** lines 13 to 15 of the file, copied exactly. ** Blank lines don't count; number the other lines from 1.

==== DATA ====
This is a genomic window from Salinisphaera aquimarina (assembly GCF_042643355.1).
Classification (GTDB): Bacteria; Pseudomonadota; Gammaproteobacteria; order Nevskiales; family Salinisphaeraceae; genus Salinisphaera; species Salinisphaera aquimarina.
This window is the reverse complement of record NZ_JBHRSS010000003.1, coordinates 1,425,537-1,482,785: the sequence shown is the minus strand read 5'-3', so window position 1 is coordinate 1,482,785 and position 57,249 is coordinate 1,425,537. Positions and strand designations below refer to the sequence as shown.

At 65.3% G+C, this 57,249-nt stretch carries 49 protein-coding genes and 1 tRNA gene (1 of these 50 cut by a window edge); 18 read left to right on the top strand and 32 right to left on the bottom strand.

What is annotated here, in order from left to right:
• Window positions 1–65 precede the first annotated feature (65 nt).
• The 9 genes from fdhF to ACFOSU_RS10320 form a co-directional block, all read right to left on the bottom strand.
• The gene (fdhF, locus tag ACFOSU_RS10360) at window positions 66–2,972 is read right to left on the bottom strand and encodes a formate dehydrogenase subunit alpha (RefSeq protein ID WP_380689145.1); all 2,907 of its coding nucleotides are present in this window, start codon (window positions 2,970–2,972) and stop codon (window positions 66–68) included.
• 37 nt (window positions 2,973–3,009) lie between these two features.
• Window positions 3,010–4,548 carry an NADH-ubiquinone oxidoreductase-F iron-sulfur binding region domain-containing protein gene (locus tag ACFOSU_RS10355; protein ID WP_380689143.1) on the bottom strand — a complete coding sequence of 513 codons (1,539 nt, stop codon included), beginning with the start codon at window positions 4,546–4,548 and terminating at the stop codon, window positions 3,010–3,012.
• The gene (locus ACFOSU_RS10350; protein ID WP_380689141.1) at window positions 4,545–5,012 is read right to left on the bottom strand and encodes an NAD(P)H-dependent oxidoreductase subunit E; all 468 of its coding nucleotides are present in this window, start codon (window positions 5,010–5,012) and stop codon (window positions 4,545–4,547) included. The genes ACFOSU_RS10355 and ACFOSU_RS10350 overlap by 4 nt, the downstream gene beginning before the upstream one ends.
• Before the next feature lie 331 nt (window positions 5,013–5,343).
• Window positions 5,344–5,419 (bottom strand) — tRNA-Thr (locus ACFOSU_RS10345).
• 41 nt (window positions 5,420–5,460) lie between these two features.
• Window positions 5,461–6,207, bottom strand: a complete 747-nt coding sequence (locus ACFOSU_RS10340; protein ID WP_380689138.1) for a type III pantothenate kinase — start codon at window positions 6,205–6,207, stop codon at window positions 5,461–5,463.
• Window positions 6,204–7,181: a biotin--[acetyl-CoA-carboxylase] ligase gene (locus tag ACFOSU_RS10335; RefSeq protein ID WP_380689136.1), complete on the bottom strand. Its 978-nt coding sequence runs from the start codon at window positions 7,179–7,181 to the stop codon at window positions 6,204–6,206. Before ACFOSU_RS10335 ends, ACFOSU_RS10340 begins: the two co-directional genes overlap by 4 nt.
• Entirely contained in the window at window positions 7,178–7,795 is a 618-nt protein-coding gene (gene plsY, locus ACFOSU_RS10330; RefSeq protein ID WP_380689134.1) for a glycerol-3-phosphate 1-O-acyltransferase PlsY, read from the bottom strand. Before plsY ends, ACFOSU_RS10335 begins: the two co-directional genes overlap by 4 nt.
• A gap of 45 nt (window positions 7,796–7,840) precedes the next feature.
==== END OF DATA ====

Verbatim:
• Window positions 5,344–5,419 (bottom strand) — tRNA-Thr (locus ACFOSU_RS10345).
• 41 nt (window positions 5,420–5,460) lie between these two features.
• Window positions 5,461–6,207, bottom strand: a complete 747-nt coding sequence (locus ACFOSU_RS10340; protein ID WP_380689138.1) for a type III pantothenate kinase — start codon at window positions 6,205–6,207, stop codon at window positions 5,461–5,463.